US senators ask online proctor firms for evidence they are fighting biometrics bias
Allegations of bias in proctoring software will never be the motivating controversy that is bias in policing facial recognition software, but it will be held up as another example of the technology’s Achilles’ heel.
Last week, six Democratic senators tried to buttonhole executives of three online examination firms on the topic. The politicians want the heads of ExamSoft, Proctorio and ProctorU to tell them how each protects students’ civil rights and how their apps work with everyone equally.
The subtext is that facial recognition systems too often misidentify people of color and those wearing religious head coverings. Proctoring software authenticates test takers and watches for evidence of cheating. People with certain physical, mental and emotional conditions can, indeed, act in ways that can make even a human proctor suspicious.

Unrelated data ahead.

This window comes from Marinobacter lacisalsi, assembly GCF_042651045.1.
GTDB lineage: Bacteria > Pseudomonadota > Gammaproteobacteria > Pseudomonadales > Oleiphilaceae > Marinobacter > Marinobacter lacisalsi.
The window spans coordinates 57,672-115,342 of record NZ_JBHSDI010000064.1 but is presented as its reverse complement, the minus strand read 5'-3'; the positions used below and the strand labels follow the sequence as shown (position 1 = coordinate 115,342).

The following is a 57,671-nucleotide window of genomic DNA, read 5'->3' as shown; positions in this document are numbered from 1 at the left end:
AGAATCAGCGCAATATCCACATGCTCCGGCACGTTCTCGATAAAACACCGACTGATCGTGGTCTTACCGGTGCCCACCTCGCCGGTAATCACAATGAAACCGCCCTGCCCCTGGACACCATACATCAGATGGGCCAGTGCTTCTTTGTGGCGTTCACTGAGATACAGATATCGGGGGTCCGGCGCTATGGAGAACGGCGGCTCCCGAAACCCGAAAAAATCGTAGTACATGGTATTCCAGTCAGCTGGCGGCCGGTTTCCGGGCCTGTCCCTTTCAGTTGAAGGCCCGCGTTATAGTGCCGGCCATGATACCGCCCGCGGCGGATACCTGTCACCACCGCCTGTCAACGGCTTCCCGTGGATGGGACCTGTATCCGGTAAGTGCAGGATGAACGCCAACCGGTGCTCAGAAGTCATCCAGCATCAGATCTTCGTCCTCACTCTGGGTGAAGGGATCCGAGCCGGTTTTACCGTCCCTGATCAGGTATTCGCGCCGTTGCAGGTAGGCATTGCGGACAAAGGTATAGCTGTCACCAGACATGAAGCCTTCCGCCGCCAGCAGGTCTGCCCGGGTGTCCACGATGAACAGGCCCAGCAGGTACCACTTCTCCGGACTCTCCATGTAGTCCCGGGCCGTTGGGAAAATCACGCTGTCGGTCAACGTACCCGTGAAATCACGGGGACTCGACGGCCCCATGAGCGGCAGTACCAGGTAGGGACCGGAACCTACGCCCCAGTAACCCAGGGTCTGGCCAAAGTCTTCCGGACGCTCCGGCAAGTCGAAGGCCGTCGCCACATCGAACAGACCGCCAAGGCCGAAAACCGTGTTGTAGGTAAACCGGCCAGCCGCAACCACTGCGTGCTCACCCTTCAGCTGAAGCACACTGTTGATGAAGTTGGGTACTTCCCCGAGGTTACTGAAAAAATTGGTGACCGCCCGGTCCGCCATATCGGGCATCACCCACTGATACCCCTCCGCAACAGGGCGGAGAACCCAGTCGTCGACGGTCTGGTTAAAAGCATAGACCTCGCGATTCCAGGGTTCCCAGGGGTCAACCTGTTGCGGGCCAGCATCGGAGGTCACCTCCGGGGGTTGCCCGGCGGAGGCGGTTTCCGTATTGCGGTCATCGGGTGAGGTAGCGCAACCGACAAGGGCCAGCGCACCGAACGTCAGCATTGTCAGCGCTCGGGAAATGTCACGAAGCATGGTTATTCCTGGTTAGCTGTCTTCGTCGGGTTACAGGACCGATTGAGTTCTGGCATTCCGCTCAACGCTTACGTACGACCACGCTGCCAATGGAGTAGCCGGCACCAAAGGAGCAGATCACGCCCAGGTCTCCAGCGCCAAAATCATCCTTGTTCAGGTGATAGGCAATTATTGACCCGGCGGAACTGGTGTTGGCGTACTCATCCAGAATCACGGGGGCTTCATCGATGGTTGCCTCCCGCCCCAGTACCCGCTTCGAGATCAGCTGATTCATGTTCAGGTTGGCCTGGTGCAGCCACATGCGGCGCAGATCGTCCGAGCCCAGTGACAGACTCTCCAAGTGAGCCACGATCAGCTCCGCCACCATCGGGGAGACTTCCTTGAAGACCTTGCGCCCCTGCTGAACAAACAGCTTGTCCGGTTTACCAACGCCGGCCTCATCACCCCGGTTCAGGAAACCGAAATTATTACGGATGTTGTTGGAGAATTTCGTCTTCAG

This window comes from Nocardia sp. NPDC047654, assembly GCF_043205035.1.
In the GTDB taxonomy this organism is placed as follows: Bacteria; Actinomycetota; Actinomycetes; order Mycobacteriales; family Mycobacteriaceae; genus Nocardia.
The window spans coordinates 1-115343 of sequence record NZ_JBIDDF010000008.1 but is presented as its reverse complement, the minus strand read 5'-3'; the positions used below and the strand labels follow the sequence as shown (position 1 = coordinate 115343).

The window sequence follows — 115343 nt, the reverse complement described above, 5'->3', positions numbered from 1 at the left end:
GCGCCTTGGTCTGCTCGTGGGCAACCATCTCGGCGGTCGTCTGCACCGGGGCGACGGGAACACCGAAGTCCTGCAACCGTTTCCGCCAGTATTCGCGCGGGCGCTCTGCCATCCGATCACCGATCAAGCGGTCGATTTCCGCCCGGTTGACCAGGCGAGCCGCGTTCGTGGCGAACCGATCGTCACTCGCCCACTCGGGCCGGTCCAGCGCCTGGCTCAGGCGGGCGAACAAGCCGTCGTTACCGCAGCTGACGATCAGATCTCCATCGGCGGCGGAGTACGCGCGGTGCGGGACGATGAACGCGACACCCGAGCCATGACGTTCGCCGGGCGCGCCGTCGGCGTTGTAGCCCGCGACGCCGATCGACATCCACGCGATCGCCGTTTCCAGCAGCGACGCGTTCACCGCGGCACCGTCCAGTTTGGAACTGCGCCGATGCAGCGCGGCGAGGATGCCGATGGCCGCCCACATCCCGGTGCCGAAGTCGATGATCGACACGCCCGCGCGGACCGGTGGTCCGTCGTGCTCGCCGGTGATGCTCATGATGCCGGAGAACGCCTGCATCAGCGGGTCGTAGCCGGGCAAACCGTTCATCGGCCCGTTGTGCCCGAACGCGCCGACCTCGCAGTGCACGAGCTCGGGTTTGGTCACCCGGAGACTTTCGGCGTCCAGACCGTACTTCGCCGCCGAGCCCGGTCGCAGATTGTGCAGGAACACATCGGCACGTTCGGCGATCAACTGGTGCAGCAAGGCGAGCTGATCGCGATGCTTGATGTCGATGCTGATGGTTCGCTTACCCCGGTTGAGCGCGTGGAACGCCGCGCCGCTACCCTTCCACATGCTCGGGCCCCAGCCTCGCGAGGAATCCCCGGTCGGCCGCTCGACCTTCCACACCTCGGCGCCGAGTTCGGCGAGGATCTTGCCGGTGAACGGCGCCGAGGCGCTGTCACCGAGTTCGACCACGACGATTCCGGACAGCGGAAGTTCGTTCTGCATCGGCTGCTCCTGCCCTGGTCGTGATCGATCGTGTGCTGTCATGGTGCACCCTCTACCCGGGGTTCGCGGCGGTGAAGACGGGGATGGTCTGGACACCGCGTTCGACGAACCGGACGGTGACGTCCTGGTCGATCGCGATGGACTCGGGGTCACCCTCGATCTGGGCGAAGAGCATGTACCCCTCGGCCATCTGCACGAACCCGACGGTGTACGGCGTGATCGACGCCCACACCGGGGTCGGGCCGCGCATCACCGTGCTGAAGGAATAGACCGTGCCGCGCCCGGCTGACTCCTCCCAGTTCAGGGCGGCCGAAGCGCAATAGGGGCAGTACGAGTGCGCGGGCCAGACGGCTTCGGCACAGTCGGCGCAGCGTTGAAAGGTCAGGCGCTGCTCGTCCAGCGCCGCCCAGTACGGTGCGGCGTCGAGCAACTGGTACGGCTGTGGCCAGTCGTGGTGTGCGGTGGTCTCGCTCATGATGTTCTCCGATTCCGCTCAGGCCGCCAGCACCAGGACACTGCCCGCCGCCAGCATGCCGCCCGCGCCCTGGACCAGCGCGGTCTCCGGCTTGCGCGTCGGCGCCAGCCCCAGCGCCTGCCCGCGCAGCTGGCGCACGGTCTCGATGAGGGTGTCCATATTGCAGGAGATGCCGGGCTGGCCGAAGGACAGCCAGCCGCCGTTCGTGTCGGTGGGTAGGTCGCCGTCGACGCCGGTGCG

Some students see the potential problem more broadly. They do not want to be digitally surveilled to begin with.
Opponents of the growing practice say they are being presumed guilty by being required to use the app. And as more classes go online, they object to the fact that anyone or anything in the background, even briefly, is recorded. All the information is then stored for a period during which it can leak.
Someone, in fact, hacked into Verificient Technologies’ Proctortrack in October. Company executives said no personally identifiable information was accessed.
The senators requesting information are Cory Booker of New Jersey, Elisabeth Warren of Massachusetts, Richard Blumenthal of Connecticut, Ron Wyden of Oregon, Tina Smith of Minnesota and Chris Van Hollen of Maryland.
In letters to the vendors, the senators say tic disorder or muscle reflexes have resulting in some students being flagged following a test. The company have until December 17 to reply.